Really – is that the reason Mr. Krugman? Or is it because the so-called trust fund doesn’t have two real dimes to rub against each other, the government spent it all and is broke, baby boomers are retiring and there aren’t enough workers left to support them and we’re in a deep recession?

Yeah, can’t be any of that – must be they hate it for ideological reasons.




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19 Responses to Krugman in Bizarro land

  • It is simply unbelievable that anyone that is even half-way educated doesn’t understand that their is no money in the trust fund.
    What happens to the first person in charge to tell the boomers that they aren’t getting their checks anymore?  Most of my generation has known for a long time that none of us will ever see a dime of our “investment” into the SS plan.

    • There is a strong hint that even Krugman knows this trust fund is something else …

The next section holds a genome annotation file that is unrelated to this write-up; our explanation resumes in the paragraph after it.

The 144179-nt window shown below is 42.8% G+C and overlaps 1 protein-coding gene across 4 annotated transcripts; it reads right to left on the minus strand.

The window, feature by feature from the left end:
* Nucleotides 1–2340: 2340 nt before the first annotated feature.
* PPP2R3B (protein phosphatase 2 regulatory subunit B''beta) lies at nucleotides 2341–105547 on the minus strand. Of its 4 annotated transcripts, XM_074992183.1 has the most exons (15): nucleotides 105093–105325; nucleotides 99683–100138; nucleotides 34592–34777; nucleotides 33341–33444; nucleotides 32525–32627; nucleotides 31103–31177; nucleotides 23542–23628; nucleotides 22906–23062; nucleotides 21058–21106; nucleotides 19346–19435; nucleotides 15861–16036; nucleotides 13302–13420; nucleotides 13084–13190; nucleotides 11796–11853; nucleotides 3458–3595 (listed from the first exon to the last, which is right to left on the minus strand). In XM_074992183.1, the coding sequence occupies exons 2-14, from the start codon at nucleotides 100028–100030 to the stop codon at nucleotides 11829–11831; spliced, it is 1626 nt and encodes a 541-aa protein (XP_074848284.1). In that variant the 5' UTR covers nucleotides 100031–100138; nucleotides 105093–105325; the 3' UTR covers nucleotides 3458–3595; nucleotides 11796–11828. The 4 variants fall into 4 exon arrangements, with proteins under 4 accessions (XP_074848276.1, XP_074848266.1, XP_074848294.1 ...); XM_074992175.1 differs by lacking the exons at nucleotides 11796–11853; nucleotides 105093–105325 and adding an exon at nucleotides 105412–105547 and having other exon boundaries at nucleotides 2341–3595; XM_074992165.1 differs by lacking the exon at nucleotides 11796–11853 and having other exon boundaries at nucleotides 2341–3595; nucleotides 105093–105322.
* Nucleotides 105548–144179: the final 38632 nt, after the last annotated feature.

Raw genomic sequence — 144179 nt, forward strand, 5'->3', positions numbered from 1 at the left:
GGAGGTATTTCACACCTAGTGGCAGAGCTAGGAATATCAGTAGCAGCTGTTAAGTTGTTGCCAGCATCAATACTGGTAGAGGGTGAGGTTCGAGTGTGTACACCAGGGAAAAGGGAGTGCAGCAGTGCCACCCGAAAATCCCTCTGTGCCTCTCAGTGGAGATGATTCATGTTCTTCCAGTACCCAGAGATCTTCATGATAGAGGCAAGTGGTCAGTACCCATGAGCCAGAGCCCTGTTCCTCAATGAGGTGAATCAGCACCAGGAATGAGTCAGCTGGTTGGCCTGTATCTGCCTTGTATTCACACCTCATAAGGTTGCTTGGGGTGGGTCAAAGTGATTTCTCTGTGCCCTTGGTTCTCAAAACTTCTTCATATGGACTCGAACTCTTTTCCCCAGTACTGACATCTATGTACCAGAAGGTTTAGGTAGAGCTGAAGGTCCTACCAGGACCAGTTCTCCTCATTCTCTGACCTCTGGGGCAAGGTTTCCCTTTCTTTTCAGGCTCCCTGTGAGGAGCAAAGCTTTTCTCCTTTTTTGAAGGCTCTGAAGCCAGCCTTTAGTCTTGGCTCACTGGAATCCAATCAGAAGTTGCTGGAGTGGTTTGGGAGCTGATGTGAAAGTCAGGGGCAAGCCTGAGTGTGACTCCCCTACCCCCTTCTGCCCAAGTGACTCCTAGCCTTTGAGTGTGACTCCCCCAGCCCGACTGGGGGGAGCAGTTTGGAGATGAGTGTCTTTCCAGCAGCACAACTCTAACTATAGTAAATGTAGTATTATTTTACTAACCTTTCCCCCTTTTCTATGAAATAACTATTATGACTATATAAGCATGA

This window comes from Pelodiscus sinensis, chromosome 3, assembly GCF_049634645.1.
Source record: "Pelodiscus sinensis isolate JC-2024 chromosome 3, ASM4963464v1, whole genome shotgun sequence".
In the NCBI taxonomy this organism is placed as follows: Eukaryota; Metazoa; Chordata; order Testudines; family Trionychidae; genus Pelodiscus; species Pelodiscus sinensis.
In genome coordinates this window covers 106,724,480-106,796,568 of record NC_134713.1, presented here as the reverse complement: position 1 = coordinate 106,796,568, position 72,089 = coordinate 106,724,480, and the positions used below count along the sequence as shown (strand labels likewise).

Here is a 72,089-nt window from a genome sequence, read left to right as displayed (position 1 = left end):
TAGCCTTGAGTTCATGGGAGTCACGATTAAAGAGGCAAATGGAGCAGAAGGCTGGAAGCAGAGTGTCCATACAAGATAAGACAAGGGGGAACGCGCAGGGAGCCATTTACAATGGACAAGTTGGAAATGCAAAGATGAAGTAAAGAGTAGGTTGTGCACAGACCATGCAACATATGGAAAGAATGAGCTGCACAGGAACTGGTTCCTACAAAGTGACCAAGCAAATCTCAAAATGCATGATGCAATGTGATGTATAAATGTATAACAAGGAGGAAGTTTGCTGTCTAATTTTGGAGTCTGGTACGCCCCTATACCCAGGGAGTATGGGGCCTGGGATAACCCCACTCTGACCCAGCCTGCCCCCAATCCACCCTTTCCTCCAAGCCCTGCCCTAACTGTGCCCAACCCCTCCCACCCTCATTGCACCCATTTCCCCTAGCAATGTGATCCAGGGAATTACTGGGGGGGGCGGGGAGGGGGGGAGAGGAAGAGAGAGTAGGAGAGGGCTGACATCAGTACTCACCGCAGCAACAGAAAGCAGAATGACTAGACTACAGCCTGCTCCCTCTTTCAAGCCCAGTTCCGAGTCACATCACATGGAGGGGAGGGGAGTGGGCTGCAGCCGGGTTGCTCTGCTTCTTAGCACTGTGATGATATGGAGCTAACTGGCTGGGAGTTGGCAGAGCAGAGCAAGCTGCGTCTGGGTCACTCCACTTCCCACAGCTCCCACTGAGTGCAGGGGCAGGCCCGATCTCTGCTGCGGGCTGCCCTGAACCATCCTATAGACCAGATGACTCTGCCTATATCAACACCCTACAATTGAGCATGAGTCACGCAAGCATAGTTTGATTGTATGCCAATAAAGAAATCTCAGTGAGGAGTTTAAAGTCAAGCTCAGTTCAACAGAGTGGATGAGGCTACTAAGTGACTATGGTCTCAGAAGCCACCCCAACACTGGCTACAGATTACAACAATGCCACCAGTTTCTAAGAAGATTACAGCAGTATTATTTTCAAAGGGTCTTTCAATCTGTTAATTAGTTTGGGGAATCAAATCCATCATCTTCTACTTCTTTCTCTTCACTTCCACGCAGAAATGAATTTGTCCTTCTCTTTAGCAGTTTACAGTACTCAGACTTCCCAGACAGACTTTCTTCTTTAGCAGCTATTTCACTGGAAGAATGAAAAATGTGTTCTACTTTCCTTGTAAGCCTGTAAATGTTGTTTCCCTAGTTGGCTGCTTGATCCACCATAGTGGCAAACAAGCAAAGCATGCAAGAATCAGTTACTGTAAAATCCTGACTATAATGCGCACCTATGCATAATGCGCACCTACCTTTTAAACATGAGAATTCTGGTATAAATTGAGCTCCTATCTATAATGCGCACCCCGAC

the so-called trust fund

  • By the By, your first link goes to an unrelated op-ed piece (on academic funding), not to the Krugman piece.

  • I know that Social Security won’t be there for me, so I guess I can have a big horse laugh at the rest of the suckers who will be standing around slack-jawed at not getting their checks.  Or I guess I could have that laugh, if only I didn’t know they’ll find other way to take that situation and make it much, much worse.

    • As i understand it, under current law, as long as the so called trust fund can cash its special t-bills, with the money coming from the general fund, Social Security will be able to pay the promised amount.  Some time around 2038, the trust fund will be exhausted and from that point on Social Security can only pay about 75% of what has been promised.
      However, since LBJ created the unified budget to use Social Security surplus to hide the deficit, outside of a brief period in the 1980’s, Social Security surpluses have continue to mask the true deficit.  Starting about 2017, Social Security will need to spend some of that surplus cause the general fund (and Congress) two problems.   The first is there wil be nothing to mask the true deficit and second, the deficit each year will be worse because money will need to be taken to repay the Social Security special treasury bonds.